Forthcoming Books I am Looking Forward to Reading

It seems like mere moments, but in fact it’s been nine months since my last post listing the forthcoming books I was looking forward to reading. In most cases the books on that last list were acquired, though I’ve read only four of the nineteen listed, though remain interested in reading the others. This year I’m acquiring fewer books, but the following are mostly irresistible:

  1. Antonio Negri, Spinoza: Then and Now
  2. Michel Houellebecq, Serotonin
  3. Denise Riley, Time Lived, Without Its Flow
  4. Rachel Mann, A Kingdom of Love
  5. Sergio Chejfec, The Incompletes
  6. Yiyun Li, Must I Go
  7. Karl Ole Knausgaard, In the Land of the Cyclops
  8. Naomi Klein, On Fire: The Burning Case for a New Green Deal
  9. Fanny Howe, Love and I
  10. J. M. Coetzee, The Death of Jesus
  11. Roberto Calasso, The Celestial Hunter
  12. Vivian Gornick, Unfinished Business: Notes of a Chronic Re-Reader
  13. Theodor W. Adorno, Siegfried Kracauer, Correspondence: 1923-1966
  14. Martin Mittelmeier, Adorno in Naples: The Origins of Critical Theory
  15. Roberto Bazlen, Notes Without a Text [almost given up on this one]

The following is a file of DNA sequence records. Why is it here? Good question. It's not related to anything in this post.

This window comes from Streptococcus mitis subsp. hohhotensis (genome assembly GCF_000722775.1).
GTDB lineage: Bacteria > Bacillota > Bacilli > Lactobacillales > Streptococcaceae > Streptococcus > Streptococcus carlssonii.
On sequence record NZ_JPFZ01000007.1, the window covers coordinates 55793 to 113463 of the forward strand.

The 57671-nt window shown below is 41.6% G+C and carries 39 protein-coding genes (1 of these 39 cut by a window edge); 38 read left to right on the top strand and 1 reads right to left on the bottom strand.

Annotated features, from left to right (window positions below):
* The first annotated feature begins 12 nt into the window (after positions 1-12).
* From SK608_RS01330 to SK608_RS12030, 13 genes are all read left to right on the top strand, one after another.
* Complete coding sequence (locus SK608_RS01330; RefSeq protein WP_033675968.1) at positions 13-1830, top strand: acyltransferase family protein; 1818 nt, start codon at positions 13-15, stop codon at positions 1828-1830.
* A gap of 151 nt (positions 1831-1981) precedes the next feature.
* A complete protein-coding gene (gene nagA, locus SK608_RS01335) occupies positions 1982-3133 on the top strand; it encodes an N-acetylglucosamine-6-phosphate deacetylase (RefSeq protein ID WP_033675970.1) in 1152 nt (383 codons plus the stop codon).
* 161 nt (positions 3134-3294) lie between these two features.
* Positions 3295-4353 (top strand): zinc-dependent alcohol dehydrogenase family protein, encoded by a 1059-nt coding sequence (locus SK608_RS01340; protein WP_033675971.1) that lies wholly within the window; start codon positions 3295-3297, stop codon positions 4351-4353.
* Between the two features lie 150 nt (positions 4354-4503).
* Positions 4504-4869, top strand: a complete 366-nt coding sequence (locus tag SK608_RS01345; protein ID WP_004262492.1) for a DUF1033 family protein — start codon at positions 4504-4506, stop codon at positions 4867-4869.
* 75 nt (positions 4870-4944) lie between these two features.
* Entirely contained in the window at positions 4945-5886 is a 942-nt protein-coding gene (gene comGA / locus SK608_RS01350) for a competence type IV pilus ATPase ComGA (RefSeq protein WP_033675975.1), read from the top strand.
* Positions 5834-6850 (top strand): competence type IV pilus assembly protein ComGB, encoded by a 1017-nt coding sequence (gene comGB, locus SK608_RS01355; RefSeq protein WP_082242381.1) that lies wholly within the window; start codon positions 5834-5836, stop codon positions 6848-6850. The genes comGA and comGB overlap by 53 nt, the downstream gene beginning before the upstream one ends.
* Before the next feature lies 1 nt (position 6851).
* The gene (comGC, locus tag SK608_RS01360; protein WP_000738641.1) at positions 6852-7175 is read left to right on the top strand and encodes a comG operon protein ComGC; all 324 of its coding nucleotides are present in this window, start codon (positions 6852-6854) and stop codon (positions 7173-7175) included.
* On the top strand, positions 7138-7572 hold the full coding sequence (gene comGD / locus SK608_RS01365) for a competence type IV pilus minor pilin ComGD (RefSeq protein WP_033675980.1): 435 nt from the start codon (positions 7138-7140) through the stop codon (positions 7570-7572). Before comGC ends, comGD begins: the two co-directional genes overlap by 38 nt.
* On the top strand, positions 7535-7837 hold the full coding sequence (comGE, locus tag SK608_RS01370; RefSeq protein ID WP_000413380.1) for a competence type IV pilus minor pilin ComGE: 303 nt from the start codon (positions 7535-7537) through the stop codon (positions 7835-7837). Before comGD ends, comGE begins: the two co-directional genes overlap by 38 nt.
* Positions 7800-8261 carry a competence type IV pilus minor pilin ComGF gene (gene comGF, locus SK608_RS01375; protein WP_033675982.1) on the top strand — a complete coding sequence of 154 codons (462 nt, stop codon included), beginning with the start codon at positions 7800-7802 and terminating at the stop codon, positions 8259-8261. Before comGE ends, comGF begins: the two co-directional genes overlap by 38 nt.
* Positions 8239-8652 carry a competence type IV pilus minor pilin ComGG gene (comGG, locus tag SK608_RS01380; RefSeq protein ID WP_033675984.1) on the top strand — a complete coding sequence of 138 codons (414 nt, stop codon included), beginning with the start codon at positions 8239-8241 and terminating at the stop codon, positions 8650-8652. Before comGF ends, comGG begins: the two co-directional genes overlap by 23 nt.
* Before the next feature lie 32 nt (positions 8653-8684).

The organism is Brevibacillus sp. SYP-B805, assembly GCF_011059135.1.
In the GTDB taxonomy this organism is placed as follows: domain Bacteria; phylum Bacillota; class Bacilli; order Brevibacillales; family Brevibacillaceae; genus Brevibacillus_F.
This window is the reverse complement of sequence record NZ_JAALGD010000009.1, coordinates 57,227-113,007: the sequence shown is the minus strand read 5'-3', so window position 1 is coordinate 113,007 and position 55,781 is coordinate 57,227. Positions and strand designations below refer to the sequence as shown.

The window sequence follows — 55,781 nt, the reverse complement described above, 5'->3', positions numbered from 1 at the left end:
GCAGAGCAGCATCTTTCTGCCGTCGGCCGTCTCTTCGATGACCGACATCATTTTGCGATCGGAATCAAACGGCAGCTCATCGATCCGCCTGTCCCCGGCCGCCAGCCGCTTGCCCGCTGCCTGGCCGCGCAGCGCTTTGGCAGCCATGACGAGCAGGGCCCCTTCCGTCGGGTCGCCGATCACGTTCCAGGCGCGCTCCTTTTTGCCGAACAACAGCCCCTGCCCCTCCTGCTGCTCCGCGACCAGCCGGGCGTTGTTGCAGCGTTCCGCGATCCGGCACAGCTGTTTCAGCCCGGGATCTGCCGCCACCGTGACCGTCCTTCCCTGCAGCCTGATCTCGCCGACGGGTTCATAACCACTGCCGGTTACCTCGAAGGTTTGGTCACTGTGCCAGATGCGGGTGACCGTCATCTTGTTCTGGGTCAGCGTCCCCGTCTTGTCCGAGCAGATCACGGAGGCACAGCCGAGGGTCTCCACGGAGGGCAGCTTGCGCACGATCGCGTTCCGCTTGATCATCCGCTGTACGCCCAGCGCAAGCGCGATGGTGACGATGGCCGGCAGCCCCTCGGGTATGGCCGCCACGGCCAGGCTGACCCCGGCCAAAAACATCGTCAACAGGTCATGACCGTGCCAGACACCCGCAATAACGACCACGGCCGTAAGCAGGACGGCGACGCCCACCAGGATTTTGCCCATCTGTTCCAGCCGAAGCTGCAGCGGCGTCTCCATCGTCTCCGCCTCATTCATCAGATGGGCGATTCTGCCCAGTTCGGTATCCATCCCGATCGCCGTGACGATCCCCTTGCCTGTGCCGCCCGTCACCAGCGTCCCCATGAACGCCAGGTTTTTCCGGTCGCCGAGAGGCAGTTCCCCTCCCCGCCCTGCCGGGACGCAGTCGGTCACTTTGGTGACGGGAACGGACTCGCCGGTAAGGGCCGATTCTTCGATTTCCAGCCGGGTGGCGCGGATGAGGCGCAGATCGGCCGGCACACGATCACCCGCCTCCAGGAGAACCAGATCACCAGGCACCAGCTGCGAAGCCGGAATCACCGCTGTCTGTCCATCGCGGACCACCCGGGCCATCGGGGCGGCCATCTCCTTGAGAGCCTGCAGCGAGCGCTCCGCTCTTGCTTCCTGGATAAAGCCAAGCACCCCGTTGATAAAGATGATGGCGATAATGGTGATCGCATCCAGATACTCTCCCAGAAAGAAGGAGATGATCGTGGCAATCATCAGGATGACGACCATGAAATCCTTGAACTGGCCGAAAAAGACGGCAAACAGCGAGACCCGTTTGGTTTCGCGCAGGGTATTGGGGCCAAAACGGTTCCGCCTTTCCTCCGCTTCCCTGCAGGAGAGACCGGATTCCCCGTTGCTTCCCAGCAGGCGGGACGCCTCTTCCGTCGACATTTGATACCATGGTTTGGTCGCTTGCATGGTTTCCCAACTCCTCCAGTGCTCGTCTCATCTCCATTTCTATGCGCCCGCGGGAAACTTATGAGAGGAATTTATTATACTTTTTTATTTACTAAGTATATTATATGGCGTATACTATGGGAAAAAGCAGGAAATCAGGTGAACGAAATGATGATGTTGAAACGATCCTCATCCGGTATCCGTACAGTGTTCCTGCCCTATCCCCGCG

16. Pierre Hadot, The Selected Writings of Pierre Hadot: Philosophy as Practice
  17. S. D. Chrostowska, The Eyelid

Relegated Areas

20140728-064326-24206140.jpg

For me parks are good when first of all, they’re not impeccable, and when solitude has appropriated them in such a way that solitude itself becomes an emblem, a defining trait for walkers, sporadic at best, who in my opinion should be irrevocably lost or absorbed in thought, and a bit confused, too, as when one walks through a space that’s at once alien and familiar. I don’t know if I should call them abandoned places; what I mean is relegated areas, where the surroundings are suspended for the moment and one can imagine being in any park, anywhere, even at the antipodes. A place that’s cast off, indistinct, or better yet, a place where a person, moved by who knows what kind of distractions, withdraws, turns into a nobody, and ends up being vague.

My Two Worlds
Sergio Chejfec (trans. Margaret B. Carson)